CAD Manager's Newsletter (#410)24 Jul, 2018 By: Robert Green
Assess Your CAD Management Plan
When you're absorbed in the day-to-day challenges of your job, it's easy to miss something important. Taking the time to analyze the various aspects of your work will help you become a better manager.
In the previous two editions of the CAD Manager's Newsletter, I discussed ways to assess the status of your career. Since you're already in self-assessment mode, I'm hoping you'll be willing to stay there for a bit longer to analyze your CAD management plan — an exercise that can only make you a better manager.
There are so many aspects to being a CAD manager that it's easy to overlook something. Doing a periodic assessment is a great way to see the bigger picture and determine how you're doing. Get ready to make some notes! Here goes.
The Components of CAD Management
What to assess? Great question. The answer is: Everything that pertains to CAD management. Even though you may not be responsible for every item on this list at present, you should at least be concerned with these areas of activity:
- Software usage and licensing
- Hardware specification and purchasing
- Standards and IT policy
- Ongoing support
- Cost reduction and optimization.
If you ever wonder why CAD management is such a tough job, just look at this list and you'll have your answer — there's a lot to worry about! So, as with any big problem, let's break our assessment into manageable chunks, and start by answering some questions in each area and assigning action items as required.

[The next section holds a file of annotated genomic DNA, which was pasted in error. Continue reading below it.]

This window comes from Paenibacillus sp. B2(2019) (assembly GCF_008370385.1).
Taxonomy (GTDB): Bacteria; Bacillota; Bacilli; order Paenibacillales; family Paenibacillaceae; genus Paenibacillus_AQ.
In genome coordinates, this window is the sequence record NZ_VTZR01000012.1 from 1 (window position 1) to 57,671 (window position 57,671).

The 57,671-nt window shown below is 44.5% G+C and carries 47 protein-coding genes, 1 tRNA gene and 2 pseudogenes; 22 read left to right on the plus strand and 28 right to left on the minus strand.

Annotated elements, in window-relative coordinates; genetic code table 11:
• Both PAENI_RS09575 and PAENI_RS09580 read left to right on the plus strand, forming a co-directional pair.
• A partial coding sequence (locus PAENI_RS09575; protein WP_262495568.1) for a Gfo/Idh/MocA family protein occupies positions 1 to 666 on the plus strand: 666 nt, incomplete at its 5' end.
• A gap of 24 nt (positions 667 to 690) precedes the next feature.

Software Usage and Licensing
Do you know how many licenses you have, how fully they are utilized, and how your needs might change next year? Do your users really need the software they have, or could they get by with less expensive tools? If you have too many licenses of one product, can you afford to let their subscriptions lapse at the next renewal date, or should you upgrade or crossgrade to another product? Could network or remote access licensing allow you to own fewer copies of expensive analytical or rendering software?
Your responses to these questions will enable you to truly understand your software needs and costs for at least the next year. It is often surprising how many software licenses are under-utilized (such as a full building information modeling [BIM] suite license assigned to an engineering manager who doesn't do CAD work) or could be shared among many users. Since CAD software is expensive (and is becoming more so with every year, it seems) it literally pays to understand all the variables and tailor your software licensing to your company's needs.
- If IT is responsible for licensing, then insist on doing a detailed assessment with them — they'd probably love having your expertise and assistance anyway.
- If you find ways to save, write them down in an executive summary and show your boss!
- If your company is growing, make an attempt to forecast future software needs so management knows about upcoming increases in software budgets.
Conclusion: With software becoming so expensive, licensing can be one of the best places to find savings — and you know your boss will like that.Read more »
Cadalyst Publishes Downloadable Guide to CAD Standards
The CAD environment has changed, making CAD standards a much more complex — and perplexing — challenge than in the past. It's time to rebuild your standards to reflect this new reality. This free, 15-page guide features the practical advice and easy-to-follow action checklists that CAD management expert Robert Green is known for. His entire four-part series of CAD Manager columns on standards is compiled in this guide.
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